Montreal boasts the largest and most prestigious jazz festival in North America, hosting six outdoor stages that are free for attendees, as well as ticketed shows throughout the Place des Arts complex in the heart of downtown. The fact that Preservation Hall Jazz Band closed out the entire ten day Festival International de Jazz de Montreal at the 1,500 seat Theatre Maisonneuve concert hall is a testament to the ascendance of New Orleans music in the international jazz scene. Pres Hall’s ninety minute set not only had the crowd up and dancing to an array of genres, but also recognized the power of music to heal pain and division in such saddened times, direct from the heart of where jazz was born, New Orleans.Opening band Jazz Street Boyz (much better than their canny name), a sophisticated French-Canadian Gypsy Trad band, slayed a St. James Infirmary cover and jerked tears with their original “The Way You Dream” that got the crowd into a tizzy of excitement with their strings and trumpet playing. But move on over Québécois upstarts, we need some heavy Preservation Hall horns up in here! Starting off their ninety minute set with Danny Barker’s original “Tootie Ma”, which became re-popularized by the Tom Waits collaboration with Pres Hall off their album, “Preservation”, set the tasty mood with it’s deep tenor sax and dirty vocal performance by Clint Maedgen.To take the cake, Charlie Gabriel celebrated his 84th birthday by singing “I Think I Love You,” written by Pres Hall’s Creative Director, Ben Jaffe, for his daughter, Emma, off the album “That’s It”. It was all sweet-tooth sounds, but the cuteness cut into a tangy, spicy route on their Cuban compositions with “Solano” and “El Manicero”. I don’t think Montreal has ever mamboed so hard as it did to the Mardi Gras Indian chant, “Shallow Water”, featuring Haitian percussionist, Kiol Diki, of Arcade Fire.The highs were highs, but attention needed to be addressed to more a somber side of issues presented today. Jaffe got real with the audience before the classic gospel hymn, “A Closer Walk With Thee”. He introduced the song with a heart-felt speech stating, “In New Orleans the way we celebrate death is through our music, the dead live on through our horns…This is for those who have passed, and we honor them tonight… If ya’ll haven’t heard about what’s been happening in the world, It’s 2016 and we can’t get our shit together. We have to come together, we have to make a change.” Everyone was feeling the slow dirge as drummer Walter Harris poured into his snare roll while Rickie Monie soulfully played the Steinway Grand with passion. It was a beautiful moment, New Orleans representing at it’s finest.But you can’t leave the Montreal Jazz Fest on a tearful note, you gotta leave them wanting more. And that’s what happened when Pres Hall came out for not just one, but a double encore! Of course, every crowd goes crazy for a Jackson 5/Stevie Wonder medley, but this fancy pants of a symphony hall got an extra lagniappe treat when the house lights re-dimmed for Ronell Johnson to lead the way with his zesty trombone and powerhouse stage presence on Pres Hall’s original Gospel tune, “Dear Lord.” Everyone was celebrating. Montreal had the taste of New Orleans’ flavor they were hungry for. It was joyful, spicy, but above all, an authentically real experience. Congrats, gentlemen, as Johnson belted in final chorus, “you picked them up, turned them around, and put their feet on higher ground.”Words and photos by Annie Gaia. Full gallery: Load remaining images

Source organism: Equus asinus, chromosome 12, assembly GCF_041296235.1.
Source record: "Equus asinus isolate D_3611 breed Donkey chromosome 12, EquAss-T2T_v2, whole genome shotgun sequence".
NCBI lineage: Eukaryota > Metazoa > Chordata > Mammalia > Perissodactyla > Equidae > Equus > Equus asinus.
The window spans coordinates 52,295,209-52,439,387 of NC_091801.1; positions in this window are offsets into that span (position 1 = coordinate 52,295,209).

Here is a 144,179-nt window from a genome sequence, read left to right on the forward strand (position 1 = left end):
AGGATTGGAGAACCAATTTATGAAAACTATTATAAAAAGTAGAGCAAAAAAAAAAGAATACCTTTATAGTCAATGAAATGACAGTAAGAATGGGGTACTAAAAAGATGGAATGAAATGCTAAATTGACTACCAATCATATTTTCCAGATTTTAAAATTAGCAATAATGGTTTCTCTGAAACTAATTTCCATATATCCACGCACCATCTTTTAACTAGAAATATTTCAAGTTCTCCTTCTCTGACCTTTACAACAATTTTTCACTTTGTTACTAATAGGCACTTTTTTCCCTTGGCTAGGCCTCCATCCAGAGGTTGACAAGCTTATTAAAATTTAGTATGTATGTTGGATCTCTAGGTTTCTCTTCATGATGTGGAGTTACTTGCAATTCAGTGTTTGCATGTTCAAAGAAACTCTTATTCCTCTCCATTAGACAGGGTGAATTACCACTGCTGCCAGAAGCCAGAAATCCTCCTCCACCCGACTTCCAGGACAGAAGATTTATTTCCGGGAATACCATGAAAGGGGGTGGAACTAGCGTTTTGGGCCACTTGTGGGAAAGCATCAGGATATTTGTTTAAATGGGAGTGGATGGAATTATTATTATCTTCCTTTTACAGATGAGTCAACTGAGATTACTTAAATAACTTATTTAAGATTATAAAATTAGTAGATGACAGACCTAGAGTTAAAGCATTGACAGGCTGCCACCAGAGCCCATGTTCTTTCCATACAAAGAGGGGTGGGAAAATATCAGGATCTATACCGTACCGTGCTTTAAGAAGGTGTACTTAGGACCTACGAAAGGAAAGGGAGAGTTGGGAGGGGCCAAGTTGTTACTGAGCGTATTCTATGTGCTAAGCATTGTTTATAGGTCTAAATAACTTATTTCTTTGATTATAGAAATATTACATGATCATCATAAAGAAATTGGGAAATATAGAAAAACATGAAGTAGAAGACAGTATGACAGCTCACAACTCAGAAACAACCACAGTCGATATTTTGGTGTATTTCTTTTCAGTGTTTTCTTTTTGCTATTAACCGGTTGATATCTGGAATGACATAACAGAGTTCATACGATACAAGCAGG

Widespread Panic continued their current summer tour last night with their second of two shows at Oakland, CA’s Fox Theatre. The band dropped a heater on the west coast crowd, including a first set closing rendition of Talking Heads‘ “Life During Wartime” a performance of the Rolling Stones classic “You Can’t Always Get What You Want” to close out the encore, as well as a “Drums” segment that featured Richie “Shakin” Nagan (George Clinton and Parliament Funkadelic) on the shaker and Nigerian percussionist Sikiru Adepoju on the talking drum.Fanshot video of Panic’s second set performance of “Sleeping Man” surfaced this morning courtesy of YouTube user Mrtopdogger. Check it out below:Panic continues their California run with a show at The Wiltern in LA tonight.Widespread Panic Setlist – Fox Theatre – Oakland, CA – 7/15/16Set 1: Wondering, Up All Night, Better Off, Can’t Get High, For What It’s Worth, Cease Fire, Disco, Greta > Life During Wartime (58 mins)Set 2: Glory, Good People > Love Tractor, Aunt Avis, You Shoud Be Glad, Sleeping Man, B of D > Chilly Water > Drums* > Bear’s Gone Fishin’ > Bust It Big > Chilly WaterEncore: Trouble, You Can’t Always Get What You WantNotes – * w/ Richie Nagan on Shaker; Sikiru Adepoju on Talking Drum[setlist via PanicStream.com]